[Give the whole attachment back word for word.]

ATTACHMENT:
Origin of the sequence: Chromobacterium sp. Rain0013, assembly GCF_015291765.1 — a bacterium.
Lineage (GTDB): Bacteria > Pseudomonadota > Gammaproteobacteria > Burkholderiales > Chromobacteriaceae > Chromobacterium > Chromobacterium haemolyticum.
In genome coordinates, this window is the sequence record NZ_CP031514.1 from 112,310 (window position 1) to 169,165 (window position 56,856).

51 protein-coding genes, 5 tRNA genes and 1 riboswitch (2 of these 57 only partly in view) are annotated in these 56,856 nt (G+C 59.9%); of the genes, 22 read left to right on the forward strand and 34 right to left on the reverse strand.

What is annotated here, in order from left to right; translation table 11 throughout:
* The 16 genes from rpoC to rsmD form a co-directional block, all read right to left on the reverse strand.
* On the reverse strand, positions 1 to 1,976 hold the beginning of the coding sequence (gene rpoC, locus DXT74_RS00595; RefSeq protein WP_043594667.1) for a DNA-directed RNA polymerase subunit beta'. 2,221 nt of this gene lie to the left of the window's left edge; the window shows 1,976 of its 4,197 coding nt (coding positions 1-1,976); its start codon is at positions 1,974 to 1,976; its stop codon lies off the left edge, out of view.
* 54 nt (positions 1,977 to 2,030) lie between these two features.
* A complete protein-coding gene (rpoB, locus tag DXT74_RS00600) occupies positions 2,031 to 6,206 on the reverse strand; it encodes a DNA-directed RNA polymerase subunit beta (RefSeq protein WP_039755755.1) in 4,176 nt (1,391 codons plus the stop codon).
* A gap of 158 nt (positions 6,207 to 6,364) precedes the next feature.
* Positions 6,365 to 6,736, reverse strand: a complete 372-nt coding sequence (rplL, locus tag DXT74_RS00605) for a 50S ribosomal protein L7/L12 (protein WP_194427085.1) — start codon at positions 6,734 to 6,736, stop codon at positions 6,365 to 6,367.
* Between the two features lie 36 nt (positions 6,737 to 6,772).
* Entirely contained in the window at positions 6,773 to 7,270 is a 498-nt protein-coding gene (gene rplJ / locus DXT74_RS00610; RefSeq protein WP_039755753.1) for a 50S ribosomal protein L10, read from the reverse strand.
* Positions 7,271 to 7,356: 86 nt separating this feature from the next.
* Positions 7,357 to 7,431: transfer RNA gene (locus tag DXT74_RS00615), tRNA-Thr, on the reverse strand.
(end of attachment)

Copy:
Origin of the sequence: Chromobacterium sp. Rain0013, assembly GCF_015291765.1 — a bacterium.
Lineage (GTDB): Bacteria > Pseudomonadota > Gammaproteobacteria > Burkholderiales > Chromobacteriaceae > Chromobacterium > Chromobacterium haemolyticum.
In genome coordinates, this window is the sequence record NZ_CP031514.1 from 112,310 (window position 1) to 169,165 (window position 56,856).

51 protein-coding genes, 5 tRNA genes and 1 riboswitch (2 of these 57 only partly in view) are annotated in these 56,856 nt (G+C 59.9%); of the genes, 22 read left to right on the forward strand and 34 right to left on the reverse strand.

What is annotated here, in order from left to right; translation table 11 throughout:
* The 16 genes from rpoC to rsmD form a co-directional block, all read right to left on the reverse strand.
* On the reverse strand, positions 1 to 1,976 hold the beginning of the coding sequence (gene rpoC, locus DXT74_RS00595; RefSeq protein WP_043594667.1) for a DNA-directed RNA polymerase subunit beta'. 2,221 nt of this gene lie to the left of the window's left edge; the window shows 1,976 of its 4,197 coding nt (coding positions 1-1,976); its start codon is at positions 1,974 to 1,976; its stop codon lies off the left edge, out of view.
* 54 nt (positions 1,977 to 2,030) lie between these two features.
* A complete protein-coding gene (rpoB, locus tag DXT74_RS00600) occupies positions 2,031 to 6,206 on the reverse strand; it encodes a DNA-directed RNA polymerase subunit beta (RefSeq protein WP_039755755.1) in 4,176 nt (1,391 codons plus the stop codon).
* A gap of 158 nt (positions 6,207 to 6,364) precedes the next feature.
* Positions 6,365 to 6,736, reverse strand: a complete 372-nt coding sequence (rplL, locus tag DXT74_RS00605) for a 50S ribosomal protein L7/L12 (protein WP_194427085.1) — start codon at positions 6,734 to 6,736, stop codon at positions 6,365 to 6,367.
* Between the two features lie 36 nt (positions 6,737 to 6,772).
* Entirely contained in the window at positions 6,773 to 7,270 is a 498-nt protein-coding gene (gene rplJ / locus DXT74_RS00610; RefSeq protein WP_039755753.1) for a 50S ribosomal protein L10, read from the reverse strand.
* Positions 7,271 to 7,356: 86 nt separating this feature from the next.
* Positions 7,357 to 7,431: transfer RNA gene (locus tag DXT74_RS00615), tRNA-Thr, on the reverse strand.